Voltaire quipped that “History is filled with the sound of silken slippers moving down stairs and wooden shoes going up.”
Replace the silk slippers with $400 Air Jordans, and the wooden shoes with the jackboots of the Chinese Communist party, and some would say you’re approaching an accurate look at the world: One great nation in decline, another growing interminably stronger.
But, perhaps — hopefully, even — those thuggish boots trodding ever upward have smacked the riser with a thud and stubbed the delicate toes inside. Coronavirus (though its names vary; more on that later), like any disease, comes in a cloud of confusion and mystery, but some facts are crystal clear.
In late December 2019, Chinese doctor Li Wenliang tried to warn his friends and family privately about a SARS-like disease that had multiple patients quarantined in his Wuhan hospital. His message spread on social media and soon the Chinese government sprung to action … cracking down on “rumormongers” like Dr. Li. Brave doctors fighting this novel disease were told to shut up, or else.
While the Communist Party of China has decades of practice in making individuals be quiet … or else, their control of a microscopic virus proved to be much more tenuous. From Wuhan to West Ashley, the once isolated disease is now a global pandemic; millions of people are quarantined, on lockdown, or bearing the burdens of social distancing.
America needs to heed that “thud” on the staircase of history and evaluate which direction we are walking. For decades, the neoliberal consensus on China has been to treat them no differently than democratic nations like France or Germany or Japan. Granting them “permanent normal trade relations” — the normalizing Orwellian doublespeak for what we once called “most favored nation” status — ended the process of annually renewing our trade situation with China. Optimists in the West posited the change not only for its economic prospects but its social promises — surely, this would break the Communist Party’s stranglehold of repression on their own people, they opined.
Yet the opposite has occurred. It is an open secret that Chinese government concentration camps are filled with ethnic minorities. Chinese citizens live in a high-tech panopticon, where any electronic communication might result in the police knocking on their door. Meanwhile, Western multinational corporations sold their souls for cheap labor and access to a billion-plus person market.
In a single generation, we’ve gone from hearing “Free Tibet” every Oscar night to NBA players kissing up to the Chinese Central Committee.
And now we are in the middle of a global pandemic; no matter what our thoughts and feelings may be about America’s federal and state level responses to the virus, it is a matter of unquestionable fact that the Chinese government lied about the disease, spread rumors and false information about the disease and greatly hindered the rest of the globe’s ability to properly respond to the disease. In a matter of weeks, sometimes days, media outlets went from calling a vigorous response “unnecessary,” “a distraction” or even “racist” to pleading that American officials are not doing enough. How much of that initial response was tainted by Chinese government propaganda? How much time for valuable public communication time and airspace was wasted just on a silly fight regarding what to call the disease: Covid-19, the coronavirus, the Wuhan flu, et cetera?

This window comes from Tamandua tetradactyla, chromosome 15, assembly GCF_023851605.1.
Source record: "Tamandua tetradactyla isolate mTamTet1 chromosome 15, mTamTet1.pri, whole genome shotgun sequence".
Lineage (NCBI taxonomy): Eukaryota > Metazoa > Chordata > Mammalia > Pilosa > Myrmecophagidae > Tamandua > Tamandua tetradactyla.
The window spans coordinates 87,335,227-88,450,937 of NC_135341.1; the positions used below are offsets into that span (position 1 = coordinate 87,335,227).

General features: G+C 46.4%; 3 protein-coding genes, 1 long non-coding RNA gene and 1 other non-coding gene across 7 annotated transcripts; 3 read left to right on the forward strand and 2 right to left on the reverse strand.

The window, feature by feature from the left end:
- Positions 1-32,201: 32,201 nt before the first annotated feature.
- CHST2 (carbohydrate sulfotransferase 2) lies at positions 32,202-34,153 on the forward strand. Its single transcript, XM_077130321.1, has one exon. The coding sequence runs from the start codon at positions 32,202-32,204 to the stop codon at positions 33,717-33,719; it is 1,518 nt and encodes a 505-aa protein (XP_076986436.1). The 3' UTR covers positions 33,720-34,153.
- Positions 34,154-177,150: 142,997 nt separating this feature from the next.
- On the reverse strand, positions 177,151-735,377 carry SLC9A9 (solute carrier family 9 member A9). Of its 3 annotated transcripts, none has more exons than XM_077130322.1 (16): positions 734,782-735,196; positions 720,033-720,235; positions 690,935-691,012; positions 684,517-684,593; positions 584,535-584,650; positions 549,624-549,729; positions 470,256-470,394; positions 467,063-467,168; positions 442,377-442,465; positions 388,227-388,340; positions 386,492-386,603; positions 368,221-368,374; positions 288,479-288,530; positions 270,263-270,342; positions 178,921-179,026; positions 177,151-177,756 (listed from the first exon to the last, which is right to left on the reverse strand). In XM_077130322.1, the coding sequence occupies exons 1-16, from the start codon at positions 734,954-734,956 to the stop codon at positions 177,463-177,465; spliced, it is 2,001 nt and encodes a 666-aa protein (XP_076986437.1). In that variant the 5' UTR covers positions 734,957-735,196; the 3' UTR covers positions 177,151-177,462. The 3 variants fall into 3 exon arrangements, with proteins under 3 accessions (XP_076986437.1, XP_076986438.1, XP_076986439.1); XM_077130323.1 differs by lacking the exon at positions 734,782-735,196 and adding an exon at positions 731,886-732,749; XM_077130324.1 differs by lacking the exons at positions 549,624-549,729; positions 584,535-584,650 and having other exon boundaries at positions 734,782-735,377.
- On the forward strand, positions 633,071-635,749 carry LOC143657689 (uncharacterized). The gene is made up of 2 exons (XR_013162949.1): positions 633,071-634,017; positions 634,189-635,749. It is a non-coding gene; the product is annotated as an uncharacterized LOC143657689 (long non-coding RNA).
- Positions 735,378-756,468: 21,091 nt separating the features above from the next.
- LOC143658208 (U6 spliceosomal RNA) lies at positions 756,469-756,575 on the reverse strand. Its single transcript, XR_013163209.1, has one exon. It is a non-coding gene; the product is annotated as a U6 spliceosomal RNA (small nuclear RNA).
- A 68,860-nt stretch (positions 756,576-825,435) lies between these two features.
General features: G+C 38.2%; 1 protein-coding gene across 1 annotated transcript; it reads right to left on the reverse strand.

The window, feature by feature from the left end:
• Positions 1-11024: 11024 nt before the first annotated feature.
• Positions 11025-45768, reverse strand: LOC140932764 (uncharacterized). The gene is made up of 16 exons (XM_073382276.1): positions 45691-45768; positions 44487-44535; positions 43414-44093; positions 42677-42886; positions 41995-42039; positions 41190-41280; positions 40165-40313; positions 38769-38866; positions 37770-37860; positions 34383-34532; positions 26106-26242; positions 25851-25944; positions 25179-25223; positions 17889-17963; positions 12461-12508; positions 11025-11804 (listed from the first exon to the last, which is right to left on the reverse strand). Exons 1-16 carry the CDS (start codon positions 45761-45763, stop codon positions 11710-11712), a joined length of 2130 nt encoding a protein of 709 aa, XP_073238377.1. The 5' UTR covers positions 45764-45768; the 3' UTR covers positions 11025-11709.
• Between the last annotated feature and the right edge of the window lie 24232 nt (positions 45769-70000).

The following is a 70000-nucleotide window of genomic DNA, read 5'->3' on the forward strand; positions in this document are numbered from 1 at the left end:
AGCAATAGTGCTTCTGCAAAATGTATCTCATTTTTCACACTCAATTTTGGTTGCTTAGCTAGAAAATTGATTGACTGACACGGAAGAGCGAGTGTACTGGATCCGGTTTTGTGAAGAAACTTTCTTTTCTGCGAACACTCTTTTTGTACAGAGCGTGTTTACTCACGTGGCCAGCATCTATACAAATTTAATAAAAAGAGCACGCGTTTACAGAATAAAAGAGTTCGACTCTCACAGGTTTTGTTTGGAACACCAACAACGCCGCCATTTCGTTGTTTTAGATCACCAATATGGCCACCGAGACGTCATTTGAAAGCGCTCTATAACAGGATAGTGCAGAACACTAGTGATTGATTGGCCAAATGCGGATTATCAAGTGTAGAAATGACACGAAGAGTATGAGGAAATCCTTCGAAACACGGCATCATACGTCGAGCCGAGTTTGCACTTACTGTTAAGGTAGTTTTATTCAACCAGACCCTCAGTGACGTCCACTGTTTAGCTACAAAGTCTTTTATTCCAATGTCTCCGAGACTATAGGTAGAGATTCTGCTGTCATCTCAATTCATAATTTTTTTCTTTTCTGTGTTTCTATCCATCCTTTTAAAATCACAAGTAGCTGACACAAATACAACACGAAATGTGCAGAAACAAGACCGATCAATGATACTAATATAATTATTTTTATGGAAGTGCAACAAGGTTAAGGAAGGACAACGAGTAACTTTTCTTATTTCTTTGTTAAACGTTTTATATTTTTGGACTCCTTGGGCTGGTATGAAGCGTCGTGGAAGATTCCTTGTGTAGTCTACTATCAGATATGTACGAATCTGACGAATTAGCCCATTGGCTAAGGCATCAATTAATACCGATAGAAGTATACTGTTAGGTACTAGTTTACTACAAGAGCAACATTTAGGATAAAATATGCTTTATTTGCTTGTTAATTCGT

Today, we must act to save lives. But tomorrow — and for all our tomorrows — we must remember. Communism kills. Totalitarianism kills. Not just for the millions persecuted inside China’s borders, but thanks to our own dodgy decisions — it kills even on our shores. The obliqueness and duplicity of the Red Chinese government kills.
According to Asian affairs expert Gordon Chang, China is claiming they are giving medical equipment to countries hard hit by the disease. Instead, they are selling these items … and they are sometimes substandard, which a Spanish newspaper El Pais reported regarding faulty test kits. It’s time for Americans to realize there are some things — the security of our intellectual property; of our manufacturing base; of our lives themselves — these things cannot be entrusted to a foreign dictatorship.
Surveying the global landscape after the Second World War, Senator Arthur Vandenburg famously declared, “politics stops at the water’s edge.” He acted on it, too; once legendary for his isolationist position, he came to acknowledge that global cooperation was needed in the post-war era, and it needed moral clarity and guidance from America and the Western democracies.
May our politicians, so long hidebound to their party prerogatives instead of the flourishing of the American people, do the same. In this time of external crisis, it is time for such internal politicking to stop — our leaders need to act like leaders and protect the weak and the venerable.
The health and liberty of Chinese people matter; the feelings and international image of the Chinese government do not. When brave Dr. Li died on February 7, his last words were “a healthy society shouldn’t have only one voice.” This is a lesson the Chinese Communist Party will never learn. And for too long, we have exchanged America’s financial security and moral authority for cheap Chinese TV sets: This is where it has gotten us.
Millions of healthy, intelligent, job-ready Americans are now unemployed: There’s still time to turn back and ascend the staircase of history.
May each of you stay safe and healthy and may your households be blessed even in this time of travail.